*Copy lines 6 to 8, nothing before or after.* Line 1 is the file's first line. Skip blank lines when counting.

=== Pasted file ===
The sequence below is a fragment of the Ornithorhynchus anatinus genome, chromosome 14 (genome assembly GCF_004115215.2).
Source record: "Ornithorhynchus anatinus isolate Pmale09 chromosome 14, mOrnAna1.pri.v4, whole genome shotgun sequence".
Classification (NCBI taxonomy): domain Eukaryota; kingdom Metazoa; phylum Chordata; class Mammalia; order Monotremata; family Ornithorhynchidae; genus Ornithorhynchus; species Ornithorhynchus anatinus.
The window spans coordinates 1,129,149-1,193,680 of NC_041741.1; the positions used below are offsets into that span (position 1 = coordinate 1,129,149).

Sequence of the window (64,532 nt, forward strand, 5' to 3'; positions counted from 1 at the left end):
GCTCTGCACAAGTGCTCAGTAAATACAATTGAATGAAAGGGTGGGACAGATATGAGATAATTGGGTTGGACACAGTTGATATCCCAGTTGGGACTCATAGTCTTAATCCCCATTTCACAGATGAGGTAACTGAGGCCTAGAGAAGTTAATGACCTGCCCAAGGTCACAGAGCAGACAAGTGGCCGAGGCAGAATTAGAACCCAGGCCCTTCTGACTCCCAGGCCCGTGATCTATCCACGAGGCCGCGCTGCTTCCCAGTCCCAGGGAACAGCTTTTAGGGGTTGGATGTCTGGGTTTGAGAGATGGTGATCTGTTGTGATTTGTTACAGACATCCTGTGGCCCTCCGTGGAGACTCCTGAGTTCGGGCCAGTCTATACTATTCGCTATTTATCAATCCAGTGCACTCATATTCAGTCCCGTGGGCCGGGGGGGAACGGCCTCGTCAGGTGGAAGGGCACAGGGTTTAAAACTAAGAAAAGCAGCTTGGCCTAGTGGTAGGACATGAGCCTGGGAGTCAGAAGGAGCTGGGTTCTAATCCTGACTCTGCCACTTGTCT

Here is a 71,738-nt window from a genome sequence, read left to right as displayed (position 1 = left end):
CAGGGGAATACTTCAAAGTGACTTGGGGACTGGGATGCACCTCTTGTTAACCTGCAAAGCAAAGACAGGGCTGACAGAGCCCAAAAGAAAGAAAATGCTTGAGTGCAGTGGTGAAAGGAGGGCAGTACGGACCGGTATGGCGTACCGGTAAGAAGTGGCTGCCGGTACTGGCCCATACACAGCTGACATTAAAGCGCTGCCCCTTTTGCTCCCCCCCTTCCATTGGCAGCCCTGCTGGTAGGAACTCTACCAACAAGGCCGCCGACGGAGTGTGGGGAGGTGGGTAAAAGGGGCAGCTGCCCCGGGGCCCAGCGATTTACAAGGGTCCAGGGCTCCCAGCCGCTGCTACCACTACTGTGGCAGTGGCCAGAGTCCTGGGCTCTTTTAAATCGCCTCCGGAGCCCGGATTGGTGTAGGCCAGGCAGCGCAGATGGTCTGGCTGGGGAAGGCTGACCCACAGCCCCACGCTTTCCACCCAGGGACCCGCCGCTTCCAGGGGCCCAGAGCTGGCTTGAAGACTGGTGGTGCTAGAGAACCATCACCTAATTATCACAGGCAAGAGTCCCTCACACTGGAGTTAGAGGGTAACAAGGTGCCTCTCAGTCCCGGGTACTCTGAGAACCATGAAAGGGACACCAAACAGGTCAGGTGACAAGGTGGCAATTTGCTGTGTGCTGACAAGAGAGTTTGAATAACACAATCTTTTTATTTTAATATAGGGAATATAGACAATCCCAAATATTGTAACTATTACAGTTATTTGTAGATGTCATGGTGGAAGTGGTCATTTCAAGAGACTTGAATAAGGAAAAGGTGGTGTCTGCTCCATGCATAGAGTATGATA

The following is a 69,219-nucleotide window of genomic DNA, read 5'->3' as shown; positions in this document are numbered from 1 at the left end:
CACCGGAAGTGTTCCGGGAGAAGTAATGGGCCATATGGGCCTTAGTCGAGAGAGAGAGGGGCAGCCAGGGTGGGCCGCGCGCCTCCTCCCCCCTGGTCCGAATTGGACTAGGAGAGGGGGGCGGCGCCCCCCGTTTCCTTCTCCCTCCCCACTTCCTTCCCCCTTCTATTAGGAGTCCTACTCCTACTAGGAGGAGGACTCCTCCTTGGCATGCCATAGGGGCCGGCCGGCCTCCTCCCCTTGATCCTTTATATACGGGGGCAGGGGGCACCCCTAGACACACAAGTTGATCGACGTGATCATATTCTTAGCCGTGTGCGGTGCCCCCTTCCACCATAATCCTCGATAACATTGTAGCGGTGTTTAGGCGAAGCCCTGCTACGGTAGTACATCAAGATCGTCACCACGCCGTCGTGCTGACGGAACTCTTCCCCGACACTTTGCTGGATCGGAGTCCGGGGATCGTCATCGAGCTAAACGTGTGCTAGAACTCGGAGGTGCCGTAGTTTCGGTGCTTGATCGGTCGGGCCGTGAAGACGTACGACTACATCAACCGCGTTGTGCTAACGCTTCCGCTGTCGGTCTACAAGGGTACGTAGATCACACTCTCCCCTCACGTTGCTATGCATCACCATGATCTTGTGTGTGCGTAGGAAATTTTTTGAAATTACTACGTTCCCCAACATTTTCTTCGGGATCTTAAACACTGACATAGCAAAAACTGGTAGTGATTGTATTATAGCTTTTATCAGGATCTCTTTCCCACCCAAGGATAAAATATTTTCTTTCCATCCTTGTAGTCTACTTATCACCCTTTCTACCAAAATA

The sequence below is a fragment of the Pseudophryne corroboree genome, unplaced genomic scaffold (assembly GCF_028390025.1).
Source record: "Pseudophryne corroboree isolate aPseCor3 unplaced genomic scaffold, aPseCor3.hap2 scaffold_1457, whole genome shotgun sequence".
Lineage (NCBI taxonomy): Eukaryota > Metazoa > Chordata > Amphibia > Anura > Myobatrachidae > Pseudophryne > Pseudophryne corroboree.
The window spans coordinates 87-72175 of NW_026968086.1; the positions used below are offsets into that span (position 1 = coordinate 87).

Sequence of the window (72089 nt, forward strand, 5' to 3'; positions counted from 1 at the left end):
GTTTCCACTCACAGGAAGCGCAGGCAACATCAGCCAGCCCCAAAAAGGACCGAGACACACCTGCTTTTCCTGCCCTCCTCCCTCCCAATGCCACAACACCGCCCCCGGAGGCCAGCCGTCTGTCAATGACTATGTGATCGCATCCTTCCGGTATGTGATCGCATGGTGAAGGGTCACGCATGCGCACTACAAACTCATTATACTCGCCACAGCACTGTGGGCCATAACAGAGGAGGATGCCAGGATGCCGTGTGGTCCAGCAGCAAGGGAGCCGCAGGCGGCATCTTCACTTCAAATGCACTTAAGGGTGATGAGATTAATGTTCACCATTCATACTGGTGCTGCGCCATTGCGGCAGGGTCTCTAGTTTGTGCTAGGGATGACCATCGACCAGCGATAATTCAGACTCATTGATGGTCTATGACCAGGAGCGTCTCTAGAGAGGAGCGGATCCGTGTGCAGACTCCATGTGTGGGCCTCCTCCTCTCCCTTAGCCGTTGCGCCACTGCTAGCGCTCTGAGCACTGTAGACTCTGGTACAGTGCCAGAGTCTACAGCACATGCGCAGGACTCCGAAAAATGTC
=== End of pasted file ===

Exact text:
GCTCTGCACAAGTGCTCAGTAAATACAATTGAATGAAAGGGTGGGACAGATATGAGATAATTGGGTTGGACACAGTTGATATCCCAGTTGGGACTCATAGTCTTAATCCCCATTTCACAGATGAGGTAACTGAGGCCTAGAGAAGTTAATGACCTGCCCAAGGTCACAGAGCAGACAAGTGGCCGAGGCAGAATTAGAACCCAGGCCCTTCTGACTCCCAGGCCCGTGATCTATCCACGAGGCCGCGCTGCTTCCCAGTCCCAGGGAACAGCTTTTAGGGGTTGGATGTCTGGGTTTGAGAGATGGTGATCTGTTGTGATTTGTTACAGACATCCTGTGGCCCTCCGTGGAGACTCCTGAGTTCGGGCCAGTCTATACTATTCGCTATTTATCAATCCAGTGCACTCATATTCAGTCCCGTGGGCCGGGGGGGAACGGCCTCGTCAGGTGGAAGGGCACAGGGTTTAAAACTAAGAAAAGCAGCTTGGCCTAGTGGTAGGACATGAGCCTGGGAGTCAGAAGGAGCTGGGTTCTAATCCTGACTCTGCCACTTGTCT

Here is a 71,738-nt window from a genome sequence, read left to right as displayed (position 1 = left end):
CAGGGGAATACTTCAAAGTGACTTGGGGACTGGGATGCACCTCTTGTTAACCTGCAAAGCAAAGACAGGGCTGACAGAGCCCAAAAGAAAGAAAATGCTTGAGTGCAGTGGTGAAAGGAGGGCAGTACGGACCGGTATGGCGTACCGGTAAGAAGTGGCTGCCGGTACTGGCCCATACACAGCTGACATTAAAGCGCTGCCCCTTTTGCTCCCCCCCTTCCATTGGCAGCCCTGCTGGTAGGAACTCTACCAACAAGGCCGCCGACGGAGTGTGGGGAGGTGGGTAAAAGGGGCAGCTGCCCCGGGGCCCAGCGATTTACAAGGGTCCAGGGCTCCCAGCCGCTGCTACCACTACTGTGGCAGTGGCCAGAGTCCTGGGCTCTTTTAAATCGCCTCCGGAGCCCGGATTGGTGTAGGCCAGGCAGCGCAGATGGTCTGGCTGGGGAAGGCTGACCCACAGCCCCACGCTTTCCACCCAGGGACCCGCCGCTTCCAGGGGCCCAGAGCTGGCTTGAAGACTGGTGGTGCTAGAGAACCATCACCTAATTATCACAGGCAAGAGTCCCTCACACTGGAGTTAGAGGGTAACAAGGTGCCTCTCAGTCCCGGGTACTCTGAGAACCATGAAAGGGACACCAAACAGGTCAGGTGACAAGGTGGCAATTTGCTGTGTGCTGACAAGAGAGTTTGAATAACACAATCTTTTTATTTTAATATAGGGAATATAGACAATCCCAAATATTGTAACTATTACAGTTATTTGTAGATGTCATGGTGGAAGTGGTCATTTCAAGAGACTTGAATAAGGAAAAGGTGGTGTCTGCTCCATGCATAGAGTATGATA